The concern over aircraft damage history is two-fold: There’s the impact that damage history has on an aircraft operationally, and the impact on resale value. Following, Jet Tolbert discusses how aircraft buyers can protect themselves from these…
There are some common pitfalls regarding aircraft damage that unwary buyers can walk right in to. There are also protective measures that can be taken to help avoid these. Firstly, a buyer needs to take a pragmatic approach.
Past Damage Impact on Future Operations?
If the aircraft you’re considering buying has past repair history, does that history have any potential to increase the requirements for maintenance, downtime and costs going forwards?
Let’s imagine an aircraft previously suffered the effects of hail damage. If the aircraft had parts removed and replaced by a factory-owned/authorized service center, the chances are that it would have no impact on the future maintenance costs and will not require any additional maintenance inspections specific to those repairs.
On the other hand, maybe there were some more significant repairs required, or repairs undertaken outside of the factory-owned/authorized center which required specialist engineering, and/or installation of additional parts like ‘doublers’ that provide increased structural integrity to the airframe.
Though often these repairs are done correctly, and the integrity of the aircraft is as good (if not better) than the original design, this should still be confirmed prior to purchase.
Sometimes previous repairs require ongoing, recurrent inspection to verify their integrity and that of the surrounding area – and this will impact the buyer in their future operations. A thorough review of an aircraft’s historical records should be undertaken to establish and any potential exposure to you during your ownership period of the aircraft.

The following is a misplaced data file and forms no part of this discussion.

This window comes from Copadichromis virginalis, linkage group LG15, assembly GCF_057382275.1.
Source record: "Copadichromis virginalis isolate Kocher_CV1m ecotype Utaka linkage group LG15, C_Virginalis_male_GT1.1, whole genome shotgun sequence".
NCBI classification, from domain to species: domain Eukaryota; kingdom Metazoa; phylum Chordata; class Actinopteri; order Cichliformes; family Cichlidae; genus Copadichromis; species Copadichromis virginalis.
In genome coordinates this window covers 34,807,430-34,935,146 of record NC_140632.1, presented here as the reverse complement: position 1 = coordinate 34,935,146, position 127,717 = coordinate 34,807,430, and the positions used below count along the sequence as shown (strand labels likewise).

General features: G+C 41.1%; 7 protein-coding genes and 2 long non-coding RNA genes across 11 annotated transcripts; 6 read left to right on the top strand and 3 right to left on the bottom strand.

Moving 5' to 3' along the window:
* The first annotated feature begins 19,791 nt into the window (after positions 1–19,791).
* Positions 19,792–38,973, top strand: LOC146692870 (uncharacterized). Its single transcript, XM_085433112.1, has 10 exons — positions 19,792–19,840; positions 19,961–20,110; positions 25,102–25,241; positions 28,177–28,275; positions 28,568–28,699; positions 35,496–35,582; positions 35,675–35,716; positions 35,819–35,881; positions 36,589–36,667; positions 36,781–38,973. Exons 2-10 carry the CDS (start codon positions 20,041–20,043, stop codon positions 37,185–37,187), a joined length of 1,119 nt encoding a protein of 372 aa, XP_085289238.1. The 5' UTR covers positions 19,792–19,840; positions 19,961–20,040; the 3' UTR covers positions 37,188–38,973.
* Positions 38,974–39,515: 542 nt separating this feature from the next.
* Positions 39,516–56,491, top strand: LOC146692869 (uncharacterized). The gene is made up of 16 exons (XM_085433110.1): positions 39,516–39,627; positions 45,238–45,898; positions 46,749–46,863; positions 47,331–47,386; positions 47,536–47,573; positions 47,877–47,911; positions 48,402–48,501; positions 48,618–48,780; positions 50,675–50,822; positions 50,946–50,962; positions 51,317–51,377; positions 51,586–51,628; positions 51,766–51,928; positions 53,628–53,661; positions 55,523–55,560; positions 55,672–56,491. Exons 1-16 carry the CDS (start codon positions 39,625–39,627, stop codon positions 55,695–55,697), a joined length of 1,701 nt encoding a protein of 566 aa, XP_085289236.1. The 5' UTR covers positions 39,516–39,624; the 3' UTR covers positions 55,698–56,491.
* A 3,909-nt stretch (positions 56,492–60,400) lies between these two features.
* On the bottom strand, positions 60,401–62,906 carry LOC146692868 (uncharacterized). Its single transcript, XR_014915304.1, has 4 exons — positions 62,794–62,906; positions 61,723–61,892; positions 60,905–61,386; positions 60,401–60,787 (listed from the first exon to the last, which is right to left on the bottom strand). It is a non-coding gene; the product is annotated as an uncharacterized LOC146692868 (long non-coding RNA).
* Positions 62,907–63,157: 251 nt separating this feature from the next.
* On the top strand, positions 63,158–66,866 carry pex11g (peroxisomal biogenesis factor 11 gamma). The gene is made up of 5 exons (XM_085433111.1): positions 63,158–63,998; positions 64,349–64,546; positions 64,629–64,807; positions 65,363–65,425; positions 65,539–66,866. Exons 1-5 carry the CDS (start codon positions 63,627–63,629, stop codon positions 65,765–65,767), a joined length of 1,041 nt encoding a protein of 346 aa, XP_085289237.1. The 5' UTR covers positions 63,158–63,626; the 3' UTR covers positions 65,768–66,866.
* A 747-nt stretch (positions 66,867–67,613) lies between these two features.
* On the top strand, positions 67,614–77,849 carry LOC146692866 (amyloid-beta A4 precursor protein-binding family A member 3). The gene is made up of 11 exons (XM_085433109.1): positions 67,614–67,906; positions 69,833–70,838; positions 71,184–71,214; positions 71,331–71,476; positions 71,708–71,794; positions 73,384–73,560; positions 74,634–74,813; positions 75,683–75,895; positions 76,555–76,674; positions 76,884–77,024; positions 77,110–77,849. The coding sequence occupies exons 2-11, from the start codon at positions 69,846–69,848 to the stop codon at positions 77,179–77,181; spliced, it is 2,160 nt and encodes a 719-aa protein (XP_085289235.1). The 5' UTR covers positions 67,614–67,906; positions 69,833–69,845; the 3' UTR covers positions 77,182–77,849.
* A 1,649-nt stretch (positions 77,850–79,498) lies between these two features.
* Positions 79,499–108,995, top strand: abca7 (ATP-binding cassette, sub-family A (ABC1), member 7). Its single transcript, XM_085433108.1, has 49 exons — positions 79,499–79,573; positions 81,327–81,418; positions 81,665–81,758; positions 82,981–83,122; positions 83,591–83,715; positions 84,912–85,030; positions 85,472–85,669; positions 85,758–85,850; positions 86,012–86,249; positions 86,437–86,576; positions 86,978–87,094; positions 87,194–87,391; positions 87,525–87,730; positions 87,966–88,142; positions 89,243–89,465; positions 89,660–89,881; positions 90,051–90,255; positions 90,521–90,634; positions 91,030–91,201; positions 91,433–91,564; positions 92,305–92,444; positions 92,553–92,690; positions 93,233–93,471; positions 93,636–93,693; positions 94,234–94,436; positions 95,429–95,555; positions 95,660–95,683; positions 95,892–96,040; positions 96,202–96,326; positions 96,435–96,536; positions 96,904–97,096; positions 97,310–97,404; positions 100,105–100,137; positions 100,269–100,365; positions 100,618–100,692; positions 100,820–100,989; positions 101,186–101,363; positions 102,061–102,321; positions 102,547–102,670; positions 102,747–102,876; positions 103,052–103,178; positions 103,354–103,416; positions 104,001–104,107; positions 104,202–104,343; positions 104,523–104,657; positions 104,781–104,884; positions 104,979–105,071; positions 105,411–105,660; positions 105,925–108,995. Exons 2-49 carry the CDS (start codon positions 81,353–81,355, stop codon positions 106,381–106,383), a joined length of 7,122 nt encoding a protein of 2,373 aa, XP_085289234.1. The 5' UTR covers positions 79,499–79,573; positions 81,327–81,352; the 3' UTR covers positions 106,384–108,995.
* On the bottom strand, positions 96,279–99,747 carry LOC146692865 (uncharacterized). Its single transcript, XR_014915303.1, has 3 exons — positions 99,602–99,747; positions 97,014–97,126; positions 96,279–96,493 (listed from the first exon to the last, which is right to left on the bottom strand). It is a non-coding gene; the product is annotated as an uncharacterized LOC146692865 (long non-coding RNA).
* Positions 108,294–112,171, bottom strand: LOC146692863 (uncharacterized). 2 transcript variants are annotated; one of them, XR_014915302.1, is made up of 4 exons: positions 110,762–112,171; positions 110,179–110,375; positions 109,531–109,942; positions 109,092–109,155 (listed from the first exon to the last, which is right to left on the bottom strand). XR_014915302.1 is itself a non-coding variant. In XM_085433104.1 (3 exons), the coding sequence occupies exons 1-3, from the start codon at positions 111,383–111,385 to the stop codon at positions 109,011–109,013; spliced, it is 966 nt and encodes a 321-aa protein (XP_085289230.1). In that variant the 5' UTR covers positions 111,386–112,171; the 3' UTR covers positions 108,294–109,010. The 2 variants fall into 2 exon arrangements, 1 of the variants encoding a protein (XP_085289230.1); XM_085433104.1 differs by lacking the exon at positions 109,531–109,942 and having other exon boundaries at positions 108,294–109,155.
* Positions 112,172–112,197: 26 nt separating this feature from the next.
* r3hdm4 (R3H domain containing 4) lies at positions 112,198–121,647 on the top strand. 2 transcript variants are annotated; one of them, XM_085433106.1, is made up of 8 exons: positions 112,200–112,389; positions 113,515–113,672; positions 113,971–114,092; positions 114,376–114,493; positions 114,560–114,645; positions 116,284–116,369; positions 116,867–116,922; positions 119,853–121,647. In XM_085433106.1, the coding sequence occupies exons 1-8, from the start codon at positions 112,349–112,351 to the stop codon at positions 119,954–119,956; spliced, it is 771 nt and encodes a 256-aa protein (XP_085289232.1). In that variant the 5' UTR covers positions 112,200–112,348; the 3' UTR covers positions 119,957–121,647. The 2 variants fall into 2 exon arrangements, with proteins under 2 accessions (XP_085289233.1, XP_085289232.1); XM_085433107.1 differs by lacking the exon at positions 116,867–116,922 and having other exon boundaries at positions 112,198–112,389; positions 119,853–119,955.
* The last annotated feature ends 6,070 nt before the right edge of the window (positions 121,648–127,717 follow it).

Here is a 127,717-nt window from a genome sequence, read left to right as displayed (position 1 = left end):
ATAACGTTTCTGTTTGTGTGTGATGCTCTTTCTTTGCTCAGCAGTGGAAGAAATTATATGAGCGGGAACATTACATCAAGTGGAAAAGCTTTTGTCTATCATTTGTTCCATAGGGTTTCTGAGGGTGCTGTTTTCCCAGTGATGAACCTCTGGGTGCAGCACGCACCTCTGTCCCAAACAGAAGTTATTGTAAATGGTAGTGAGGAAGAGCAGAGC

Past Damage Impact on Future Value
The second, but equally pragmatic concern for buyers is that past repairs could impact the value of the aircraft when the buyer comes to resell the aircraft in the future. After all, the aircraft’s history will have to be disclosed to the next owner as part of the sale.
Aside from any misgivings about buying an airplane with damage history, a purchaser should consider how the market has been reacting to the varying degrees of repairs that an aircraft may have.
As an example, if a review of market transactions shows that only aircraft in pristine condition with no prior incidents or repairs have been selling, then you may want to reconsider buying an airplane with damage history – or at least do so with the understanding that you will have to motivate buyers somehow when it comes time to resell the airplane later.
On the other hand, if the market has been fluid with similar aircraft trading regularly at a clear price-point then the key issue for the buyer is going to be paying a fair price. An experienced acquisition broker will advise you on all these points, informing you of all the circumstances surrounding an aircraft’s history and how they will affect your usage and future resale.
From ‘Not All Bad’ to ‘Deal-Killer’
Essentially, all aircraft have repair history of some kind. It’s not all bad - but sometimes it can be a deal-killer. Considering that an aircraft purchase is a lengthy process with many twists and turns it is surely wise to be well informed.
Aircraft damage history can be a steep learning curve. Unfortunately, sometimes, the lessons aren’t fully realized until after the aircraft has been purchased, or much time and money has been invested in a transaction that unravels.
A well-selected, experienced acquisition team can ensure the right questions are asked to keep you up to speed and able to make the best buying decision, based on the resale market conditions.
It is essential to have the information you need up front. Being aware of an aircraft’s history early in the process will prevent some serious headaches later.